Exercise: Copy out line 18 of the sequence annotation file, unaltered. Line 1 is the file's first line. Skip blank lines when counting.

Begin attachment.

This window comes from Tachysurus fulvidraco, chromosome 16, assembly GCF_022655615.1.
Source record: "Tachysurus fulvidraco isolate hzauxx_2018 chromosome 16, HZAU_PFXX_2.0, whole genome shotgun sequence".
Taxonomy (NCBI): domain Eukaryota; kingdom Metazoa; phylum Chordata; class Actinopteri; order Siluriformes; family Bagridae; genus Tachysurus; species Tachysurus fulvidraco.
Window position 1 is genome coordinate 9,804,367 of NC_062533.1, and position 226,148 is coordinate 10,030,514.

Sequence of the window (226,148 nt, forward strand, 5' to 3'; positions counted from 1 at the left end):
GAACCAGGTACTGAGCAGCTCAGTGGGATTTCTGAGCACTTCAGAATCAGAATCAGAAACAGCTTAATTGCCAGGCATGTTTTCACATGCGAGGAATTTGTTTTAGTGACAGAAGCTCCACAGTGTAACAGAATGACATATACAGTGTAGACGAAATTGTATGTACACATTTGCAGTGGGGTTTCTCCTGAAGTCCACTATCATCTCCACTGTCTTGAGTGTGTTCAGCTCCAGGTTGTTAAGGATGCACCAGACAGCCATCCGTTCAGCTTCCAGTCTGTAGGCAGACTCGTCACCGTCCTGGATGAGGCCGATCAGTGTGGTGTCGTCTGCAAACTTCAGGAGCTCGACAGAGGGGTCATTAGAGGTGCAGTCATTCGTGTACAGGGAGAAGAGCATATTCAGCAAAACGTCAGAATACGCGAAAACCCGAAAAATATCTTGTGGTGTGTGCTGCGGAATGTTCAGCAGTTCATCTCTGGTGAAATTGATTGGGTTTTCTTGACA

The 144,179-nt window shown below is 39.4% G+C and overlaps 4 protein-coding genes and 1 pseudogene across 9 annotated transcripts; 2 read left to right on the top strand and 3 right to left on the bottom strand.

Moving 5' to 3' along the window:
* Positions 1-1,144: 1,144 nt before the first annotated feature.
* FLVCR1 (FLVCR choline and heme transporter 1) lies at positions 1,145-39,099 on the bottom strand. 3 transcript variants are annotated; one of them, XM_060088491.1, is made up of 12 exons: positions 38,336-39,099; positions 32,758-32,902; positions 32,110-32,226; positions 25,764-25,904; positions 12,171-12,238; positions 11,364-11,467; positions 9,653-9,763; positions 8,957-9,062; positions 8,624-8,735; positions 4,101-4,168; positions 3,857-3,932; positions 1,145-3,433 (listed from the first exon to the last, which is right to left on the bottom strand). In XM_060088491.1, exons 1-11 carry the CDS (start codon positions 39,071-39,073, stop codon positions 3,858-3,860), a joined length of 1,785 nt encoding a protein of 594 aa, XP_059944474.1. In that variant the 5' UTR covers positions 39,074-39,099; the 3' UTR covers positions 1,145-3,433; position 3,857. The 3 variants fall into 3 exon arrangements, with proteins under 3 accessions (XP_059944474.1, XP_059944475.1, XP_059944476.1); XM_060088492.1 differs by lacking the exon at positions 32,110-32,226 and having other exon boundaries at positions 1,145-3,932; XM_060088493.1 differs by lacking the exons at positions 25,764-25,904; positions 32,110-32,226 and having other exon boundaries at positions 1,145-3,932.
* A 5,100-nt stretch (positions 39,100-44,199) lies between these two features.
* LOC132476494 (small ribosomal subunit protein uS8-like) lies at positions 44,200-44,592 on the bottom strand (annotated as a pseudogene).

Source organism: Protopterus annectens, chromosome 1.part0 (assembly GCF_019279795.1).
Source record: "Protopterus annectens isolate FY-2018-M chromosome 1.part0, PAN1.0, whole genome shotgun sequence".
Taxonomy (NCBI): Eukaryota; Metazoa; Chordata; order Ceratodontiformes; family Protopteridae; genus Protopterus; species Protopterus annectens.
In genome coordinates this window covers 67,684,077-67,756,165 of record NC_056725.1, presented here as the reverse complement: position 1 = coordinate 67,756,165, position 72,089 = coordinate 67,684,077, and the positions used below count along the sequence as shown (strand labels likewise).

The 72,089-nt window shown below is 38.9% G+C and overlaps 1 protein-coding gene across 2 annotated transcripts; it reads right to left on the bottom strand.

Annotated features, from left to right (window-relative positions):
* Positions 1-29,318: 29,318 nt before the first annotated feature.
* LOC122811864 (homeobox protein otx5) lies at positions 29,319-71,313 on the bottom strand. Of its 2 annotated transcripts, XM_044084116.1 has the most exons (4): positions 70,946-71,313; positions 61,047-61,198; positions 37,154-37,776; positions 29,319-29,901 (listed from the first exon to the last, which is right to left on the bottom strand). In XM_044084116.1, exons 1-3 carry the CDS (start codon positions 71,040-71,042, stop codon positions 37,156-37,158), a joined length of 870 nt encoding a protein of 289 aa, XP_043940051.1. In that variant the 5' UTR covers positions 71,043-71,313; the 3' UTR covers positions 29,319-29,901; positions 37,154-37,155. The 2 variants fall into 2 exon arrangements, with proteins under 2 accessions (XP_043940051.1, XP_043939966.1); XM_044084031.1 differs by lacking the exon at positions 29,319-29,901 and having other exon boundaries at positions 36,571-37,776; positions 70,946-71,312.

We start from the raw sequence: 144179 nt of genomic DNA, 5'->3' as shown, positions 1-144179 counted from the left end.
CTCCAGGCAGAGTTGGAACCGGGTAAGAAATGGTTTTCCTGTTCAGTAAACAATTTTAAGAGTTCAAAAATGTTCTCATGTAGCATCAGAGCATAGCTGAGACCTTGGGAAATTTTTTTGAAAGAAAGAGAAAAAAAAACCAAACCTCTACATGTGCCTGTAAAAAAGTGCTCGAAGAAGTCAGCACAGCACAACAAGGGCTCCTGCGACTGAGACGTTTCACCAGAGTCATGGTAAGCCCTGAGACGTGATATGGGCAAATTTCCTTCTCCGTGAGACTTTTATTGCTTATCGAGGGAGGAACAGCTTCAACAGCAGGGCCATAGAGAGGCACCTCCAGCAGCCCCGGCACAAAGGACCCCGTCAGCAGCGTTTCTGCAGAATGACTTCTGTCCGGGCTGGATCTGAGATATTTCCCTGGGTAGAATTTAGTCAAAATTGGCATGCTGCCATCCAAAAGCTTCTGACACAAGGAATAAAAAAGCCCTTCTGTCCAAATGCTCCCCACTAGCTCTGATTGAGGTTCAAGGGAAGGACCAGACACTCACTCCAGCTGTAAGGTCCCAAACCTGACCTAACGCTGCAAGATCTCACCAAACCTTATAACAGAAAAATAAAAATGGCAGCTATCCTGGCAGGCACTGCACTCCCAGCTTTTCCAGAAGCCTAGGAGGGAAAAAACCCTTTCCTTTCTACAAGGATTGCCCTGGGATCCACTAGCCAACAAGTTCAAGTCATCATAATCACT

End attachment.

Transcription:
Annotated features, from left to right (window-relative positions):